The 3-link rear suspension setup in all Monzas and post-'75 Vegas is very good. It is similar to the H-Body configuration and the Third and Fourth Generation F-Body designs. The Camaro/Firebird setup from 1982 on was designed around the H-Body configuration. With that said, you can't find a much better setup for all-around performance than the stock configuration offered by the ’75 and later H-Bodies.

Be aware not all ’75 and later H-body rear-ends are the 7.5” diameter type.  From 1976-1977, the Vega used either a 6.5” or a 7.5” rear end.  From 1978 on, all H-bodies were 7.5” diameter.  See the FAQ website for details on where to find rear axle codes and matching ring gear diameters.

If you are putting out more horsepower than stock, it is probably a good idea to update the rear end in your H-Body. The stock 6.5" rear end in a Vega is a bomb waiting to go off. While the 7.5" found in Monzas and others is better, it probably won't hold up very well over 300 hp.

You can use the rear end out of an S-10 Truck. Try to find a 4-cyl truck since they usually have a 4.11 gear and sometimes a posi unit. The S-10 rear will hold up pretty well until you start making mega-power. You will have to weld all the brackets from the Vega rear to the S-10 rear. Because the S-10 rear is actually 1" narrower than the Vega rear, you can work with backspacing to get a 9-10" tire in the fender without tubs! You also get the five-lug pattern with the S-10 rear.

It is possible to use just the axles, ring, and pinion from an S-10 rear end with some changes to different bearings. Instead of using the whole rear end from an S-10, you can also just use the axles from an early '80's 2wd S-10 You can only use 2-wheel drive Chevy S-10 and Blazer axles for a 5-lug upgrade. The axles are the same spline (26 spline) and are only 1/16" shorter than the stock Vega axles. This makes a 5-bolt swap easy. Grab the larger drums and backing plates from the S-10 as well. Besides being larger, they are often finned (better cooling) and some of them are aluminum (lighter). This swap will only work with '76 and up 7.5" rear ends.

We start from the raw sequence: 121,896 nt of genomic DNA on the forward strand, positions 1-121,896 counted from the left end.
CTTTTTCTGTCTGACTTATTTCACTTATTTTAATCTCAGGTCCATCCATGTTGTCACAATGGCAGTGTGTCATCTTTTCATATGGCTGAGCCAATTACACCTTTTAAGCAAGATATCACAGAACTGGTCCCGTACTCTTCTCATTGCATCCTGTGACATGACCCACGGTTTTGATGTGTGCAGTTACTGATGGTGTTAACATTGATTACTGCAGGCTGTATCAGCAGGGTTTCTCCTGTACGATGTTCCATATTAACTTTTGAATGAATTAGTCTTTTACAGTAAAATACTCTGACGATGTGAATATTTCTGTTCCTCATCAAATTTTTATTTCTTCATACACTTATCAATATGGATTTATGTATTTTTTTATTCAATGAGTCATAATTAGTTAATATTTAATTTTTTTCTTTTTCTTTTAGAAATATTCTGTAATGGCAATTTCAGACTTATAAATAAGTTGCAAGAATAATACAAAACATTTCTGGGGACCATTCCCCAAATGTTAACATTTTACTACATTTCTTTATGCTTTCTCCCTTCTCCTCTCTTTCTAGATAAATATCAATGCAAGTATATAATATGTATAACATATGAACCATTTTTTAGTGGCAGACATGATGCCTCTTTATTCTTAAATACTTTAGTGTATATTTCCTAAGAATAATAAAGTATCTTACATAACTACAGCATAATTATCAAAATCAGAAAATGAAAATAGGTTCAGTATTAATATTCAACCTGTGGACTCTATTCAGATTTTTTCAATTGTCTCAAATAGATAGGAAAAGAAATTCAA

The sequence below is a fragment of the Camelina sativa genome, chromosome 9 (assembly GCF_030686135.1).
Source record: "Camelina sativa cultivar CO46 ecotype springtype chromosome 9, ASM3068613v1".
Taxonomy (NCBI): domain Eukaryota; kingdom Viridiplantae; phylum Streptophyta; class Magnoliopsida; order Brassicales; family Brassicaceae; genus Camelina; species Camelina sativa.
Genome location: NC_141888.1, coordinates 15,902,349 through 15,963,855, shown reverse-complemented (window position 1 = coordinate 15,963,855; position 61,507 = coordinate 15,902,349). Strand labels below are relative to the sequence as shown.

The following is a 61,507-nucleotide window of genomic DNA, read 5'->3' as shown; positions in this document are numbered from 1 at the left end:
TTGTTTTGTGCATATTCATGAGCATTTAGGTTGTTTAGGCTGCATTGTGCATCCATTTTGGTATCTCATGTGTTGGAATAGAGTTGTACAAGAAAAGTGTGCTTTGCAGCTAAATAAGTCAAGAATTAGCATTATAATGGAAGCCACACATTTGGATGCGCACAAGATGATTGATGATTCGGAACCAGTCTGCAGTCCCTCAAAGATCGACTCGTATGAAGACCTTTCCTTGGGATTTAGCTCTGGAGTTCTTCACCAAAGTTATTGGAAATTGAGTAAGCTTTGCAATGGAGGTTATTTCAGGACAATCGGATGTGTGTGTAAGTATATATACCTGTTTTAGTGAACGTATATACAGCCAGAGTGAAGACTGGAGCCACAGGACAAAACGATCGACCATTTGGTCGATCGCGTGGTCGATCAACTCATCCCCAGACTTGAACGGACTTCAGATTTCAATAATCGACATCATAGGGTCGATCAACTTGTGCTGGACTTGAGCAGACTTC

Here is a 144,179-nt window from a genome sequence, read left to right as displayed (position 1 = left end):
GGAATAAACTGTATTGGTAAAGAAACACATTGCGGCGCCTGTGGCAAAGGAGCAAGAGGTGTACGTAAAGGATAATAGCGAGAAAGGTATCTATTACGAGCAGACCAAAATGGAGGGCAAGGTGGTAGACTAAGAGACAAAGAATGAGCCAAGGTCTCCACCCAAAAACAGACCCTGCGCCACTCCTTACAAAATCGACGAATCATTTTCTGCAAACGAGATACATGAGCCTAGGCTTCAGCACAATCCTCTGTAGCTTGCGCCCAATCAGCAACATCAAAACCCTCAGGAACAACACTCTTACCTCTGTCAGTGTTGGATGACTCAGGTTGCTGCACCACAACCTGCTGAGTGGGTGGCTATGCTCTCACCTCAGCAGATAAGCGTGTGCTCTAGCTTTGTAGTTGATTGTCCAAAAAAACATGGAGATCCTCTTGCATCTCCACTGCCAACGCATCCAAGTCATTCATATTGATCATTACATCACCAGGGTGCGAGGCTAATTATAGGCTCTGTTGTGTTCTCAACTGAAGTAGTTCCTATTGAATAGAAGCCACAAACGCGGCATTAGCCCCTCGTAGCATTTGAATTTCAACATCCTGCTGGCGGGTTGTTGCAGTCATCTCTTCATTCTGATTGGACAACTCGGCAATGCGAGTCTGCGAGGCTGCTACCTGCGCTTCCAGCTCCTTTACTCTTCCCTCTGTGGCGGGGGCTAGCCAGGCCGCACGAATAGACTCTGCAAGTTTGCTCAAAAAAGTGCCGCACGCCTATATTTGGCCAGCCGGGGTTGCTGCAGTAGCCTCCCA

In some cases the shorter axles result in the rear brake drums (also 5-lug) rubbing against the rear backing plates (dust covers) around the edge where the drum meets the back cover.   The backing plates may have to have about 1/16" shaved of the lip facing the drum to prevent rubbing.   Mine do not rub, but if you find that yours do just remove 1/16th inch from the edge of the backplates.   To do this, I would suggest scribing the backplates 1/16th inch in and using a handheld grinder, remove the excess metal.   Then smooth the edge with either a file or sandpaper.   NOTE:   1975 and earlier vehicles have 9" diameter by 1" wide brakes and therefore a smaller backing plate.   Later model (1976 to 1980) backing plates will be required for this modification.  

The 7.5" Chevy S-10 gears will fit the H-Body case, but the main problem is that, in the differential case, the hole for the pinion bearing is smaller in the H-body differential than in other GM 10-bolt differentials. You can either get a machine shop to enlarge this hole or use a special pinion bearing and race.

You’ll need; S-10 gears, S-10 posi unit (if it’s posi), and S-10 axles (2 wheel drive only!) S-10 rear end yoke, S-10 drums (if you use the S-10 axles).  If you reuse the Vega axles, check if the carrier of the S-10 is a 26-spline unit.  The S-10 pinion gear requires Timken bearing #16143, Timken bearing race #16283, and National seal #8610, S-10 pinion yoke, and "Combination" U-joint (Dana #5-3022X).  As with most all gear sets a specific gear carrier is required for a specific range of gear sizes, so the carrier must be the correct series for the gear set that you want.   In other words, you need to know what series the carrier is or what gears were installed on it from the factory.   A 2-series carrier fits 3.08 and numerically lower gears (3.08, 2.93, 2.73, 2.56, and 2.29), while a 3-series carrier fits 3.23 and numerically higher gears (3.23, 3.42, 3.73, and 4.10).   The exception to this is if you purchase custom gears specifically made to fit your specific carrier (i.e. you can buy 3.23, 3.42, 3.73, 4.10, and 4.56 gears to fit the 2-series carrier).   If you are at all performance minded, you will probably want to have a positraction unit in your H-Body. Stock posi rear ends for these cars are actually quite abundant, but can sometimes be pricey. You can upgrade to a new or different posi carrier by getting a 26-spline carrier of the right series for your gears Auburn also makes an aftermarket posi unit for the 7.5" rear end as well. Also, the Camaro and S-10 7.5" posi unit will fit the 7.5" H-Body rear housing. I have had a posi carrier from a Camaro 7.5 rear installed in my H-Body rear since 1988 and it works fine.